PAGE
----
“Really, the only thing a psychiatrist can do that a good (fishing) guide can’t is write prescriptions.”
The strong winds and thunderstorms of the past week have kept many anglers off of the water. Those who did manage to get out before the afternoon winds and in between thunderstorms found some good spring fishing. Now that we are moving into a period of more settled weather, that good spring fishing should be the norm.
The lake is open and fishing pretty well according to Bryan Roccucci of Big Daddy’s Guide Service. Lake levels are down a little bit, especially compared to the last few years. Surface water temperature has been running in the mid-50s.
Recent thunderstorms have kept boats off the lake in the afternoons, but Bryan has been getting some successful morning trips in.
The browns, rainbows and kokanee have all been biting but the big focus has been on the trophy mackinaw. The mackinaw have been moving around the lake feeding on everything from kokanee to the midges that have been hatching in big numbers.
Bryan has been landing limits of trout and three to five trophy fish each day out. The mackinaw are hitting a variety of plugs, spoons and even flies fished from the surface to 50 feet.
The fishing at Almanor has been a little challenging lately. With all of the north winds and lightning storms, just getting on the water has been a bit of a challenge. The lake level is very high and the water temperature has stabilized in the mid-50-degree range.
Feed is abundant, but the fish are spread out. Trollers are doing best with the usual rigs: nightcrawlers trolled slowly behind a dodger or Needlefish and Speedy Shiners trolled a little faster (2.5 mph). Adding a little scent to your bait always helps.
Try starting out about 12 feet deep early in the morning. Once the sun is on the water you will need to lower your gear. A fish finder will help you determine how deep to fish. If you don’t have one, I would suggest trying 20 to 25 feet deep. If that doesn’t work, drop it down a little more. Of course downriggers are essential for that kind of depth.
The key right now is moving around until you find the fish and then keep working that area.
Good places to start looking are near the Dorado Inn, Big Strings and Rec 1 and 2.
Tom Maumoynier of Lake Almanor Fly Fishing Co. in Old Towne Chester says the most consistent insect hatches, mostly midges and flying ants, have been along the east shore of the lake. Goose Island and Bailey Springs are also reliable spots this time of year.
The west shore from Prattville to Almanor West will pick up as the water warms and the insect hatches increase.
If you are keying in on salmon, try mooching baits very deep in front of and just up the east shore from the dam.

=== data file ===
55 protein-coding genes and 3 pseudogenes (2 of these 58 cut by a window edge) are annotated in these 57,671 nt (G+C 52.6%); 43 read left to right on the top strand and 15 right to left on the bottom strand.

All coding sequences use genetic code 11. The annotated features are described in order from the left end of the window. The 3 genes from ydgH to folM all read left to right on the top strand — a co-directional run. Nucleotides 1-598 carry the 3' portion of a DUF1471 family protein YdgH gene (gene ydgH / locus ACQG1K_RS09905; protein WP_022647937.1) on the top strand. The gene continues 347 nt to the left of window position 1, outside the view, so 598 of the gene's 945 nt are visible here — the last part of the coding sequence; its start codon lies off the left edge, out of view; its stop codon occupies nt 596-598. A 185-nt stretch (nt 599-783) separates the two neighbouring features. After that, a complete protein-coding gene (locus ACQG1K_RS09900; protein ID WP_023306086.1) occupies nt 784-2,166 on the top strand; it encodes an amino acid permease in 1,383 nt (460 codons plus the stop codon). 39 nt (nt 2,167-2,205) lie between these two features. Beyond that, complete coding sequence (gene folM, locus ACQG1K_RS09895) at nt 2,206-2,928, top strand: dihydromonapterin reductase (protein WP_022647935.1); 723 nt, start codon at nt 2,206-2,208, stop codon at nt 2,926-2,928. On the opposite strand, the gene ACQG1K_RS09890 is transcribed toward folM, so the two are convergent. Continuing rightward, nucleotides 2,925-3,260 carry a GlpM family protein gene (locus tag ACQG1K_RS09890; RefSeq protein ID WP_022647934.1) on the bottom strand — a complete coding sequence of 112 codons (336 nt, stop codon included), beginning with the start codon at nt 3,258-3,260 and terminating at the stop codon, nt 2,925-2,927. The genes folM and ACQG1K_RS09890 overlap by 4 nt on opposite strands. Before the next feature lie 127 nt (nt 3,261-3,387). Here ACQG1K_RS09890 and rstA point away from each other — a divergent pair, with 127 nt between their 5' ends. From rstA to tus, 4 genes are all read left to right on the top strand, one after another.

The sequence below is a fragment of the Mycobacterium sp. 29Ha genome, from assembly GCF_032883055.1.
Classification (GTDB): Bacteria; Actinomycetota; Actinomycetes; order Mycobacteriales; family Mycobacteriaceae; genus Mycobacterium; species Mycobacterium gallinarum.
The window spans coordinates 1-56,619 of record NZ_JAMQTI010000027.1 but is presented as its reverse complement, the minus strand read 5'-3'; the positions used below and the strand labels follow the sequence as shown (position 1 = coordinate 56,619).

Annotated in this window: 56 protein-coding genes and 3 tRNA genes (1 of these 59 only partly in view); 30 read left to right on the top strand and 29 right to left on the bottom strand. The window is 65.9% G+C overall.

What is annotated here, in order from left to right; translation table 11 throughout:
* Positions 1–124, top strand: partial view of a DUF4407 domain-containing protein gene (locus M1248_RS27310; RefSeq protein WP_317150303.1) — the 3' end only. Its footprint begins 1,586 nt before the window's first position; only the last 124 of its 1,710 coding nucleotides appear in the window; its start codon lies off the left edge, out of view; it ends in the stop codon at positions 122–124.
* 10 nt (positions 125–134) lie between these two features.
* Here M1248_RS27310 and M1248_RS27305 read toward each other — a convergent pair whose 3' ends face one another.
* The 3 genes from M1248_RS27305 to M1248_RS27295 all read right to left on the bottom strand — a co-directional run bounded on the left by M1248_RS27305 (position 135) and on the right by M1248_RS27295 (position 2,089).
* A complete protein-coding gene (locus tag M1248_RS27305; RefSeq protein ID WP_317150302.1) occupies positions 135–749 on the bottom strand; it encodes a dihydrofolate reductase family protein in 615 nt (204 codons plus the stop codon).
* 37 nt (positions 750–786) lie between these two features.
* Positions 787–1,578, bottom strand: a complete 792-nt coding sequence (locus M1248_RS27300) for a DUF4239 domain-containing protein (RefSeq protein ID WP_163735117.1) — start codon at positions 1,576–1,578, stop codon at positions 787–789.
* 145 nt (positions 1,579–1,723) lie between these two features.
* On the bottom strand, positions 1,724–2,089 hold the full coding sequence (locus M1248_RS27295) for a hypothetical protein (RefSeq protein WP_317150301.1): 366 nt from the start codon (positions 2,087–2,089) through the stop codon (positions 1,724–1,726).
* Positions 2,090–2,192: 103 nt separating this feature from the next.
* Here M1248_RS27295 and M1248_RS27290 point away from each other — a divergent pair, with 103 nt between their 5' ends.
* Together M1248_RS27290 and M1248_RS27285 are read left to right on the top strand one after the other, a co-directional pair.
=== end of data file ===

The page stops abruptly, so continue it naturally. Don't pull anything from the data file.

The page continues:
The small-mouth bass continue to move on and off the beds, but those anglers finding them on the beds have had some excellent fishing.
Lake Almanor has long been known as an excellent trout lake that also happens to have a few bass. That has changed in recent years. Efforts by local anglers to improve the bass habitat have paid off handsomely. Almanor now has a very healthy population of small-mouth bass with lots of 2- to 5-pound fish.
The Almanor Fishing Association, and Kokanee Power, will hold the second annual Lake Almanor Team Trout and Salmon Derby on Saturday, June 15. Entry forms and details are available at almanorfishingassociation.com. Great location!
Butt Lake remains a bit of a sleeper. Sure, there are trout and small-mouth bass to be caught. But in recent years Butt Lake has not been producing the trophy trout it was well-known for 15 or 20 years ago.
Butt is a shallow and very fertile lake with a slow current that runs from the powerhouse to the dam. It’s a perfect habitat for large trout. I asked our local California Department of Fish and Wildlife fisheries biologist about the lack of trophy fish recently. She said the lake is very healthy but didn’t really have any answers beyond that.
I continue to fish Butt Lake and enjoy knowing that the next fish might just be one of those returning trophy-sized browns or rainbows.
Maumoynier, of Almanor Fly Fishing Co., says the trout at Butt Lake are in cruise mode and feeding on midges right now. The small-mouth bass are on and off the beds just like at Almanor.
Remember that the powerhouse area remains closed until the Saturday before Memorial Day.
Lightning Tree area, Eagle Point, Coot Bay and Mallard Cove have all been producing nice results. The lake is 82 percent full.
Allan Bruzza of the Sportsmen’s Den in East Quincy reports the fishing at Davis is picking up. The fish are clean and fatter this year. Callibaetis mayflies have been the key for fly anglers. There have also been some midge hatches.
Stay tuned for damselflies and blood midges. Try fishing the north end of the islands.
Remember the streams flowing into the lake are closed until the Saturday of Memorial Day weekend.
The rapidly changing weather conditions at Frenchman Lake the last few days have tested anglers lately but the fishing both from the shore and from boats remains good.
Most bank anglers are choosing to use either nightcrawlers or PowerBait. Garlic marshmallows are also working well.
Jeff and Jimmy Tsuruoka from Sacramento both managed to catch limits by 11 a.m. on a recent outing at Frenchman. Their fish measured between 13 and 15 inches each.
Spring Creek has been a good spot for many this past week. Go past the cove area to where the creek comes in. Try fishing inflated worms.
Call Wiggin’s Trading Post for updated weather conditions as well as for the latest fishing information: 993-4683.
Streams flowing into Lake Davis, Lake Almanor and Butt Lake remain closed until the Saturday before Memorial Day. Other area streams are open with lower and clearer flows than normal for this time of year. Insect hatches are on the light side although there have been a few mayflies, caddis flies and even stoneflies on warm afternoons.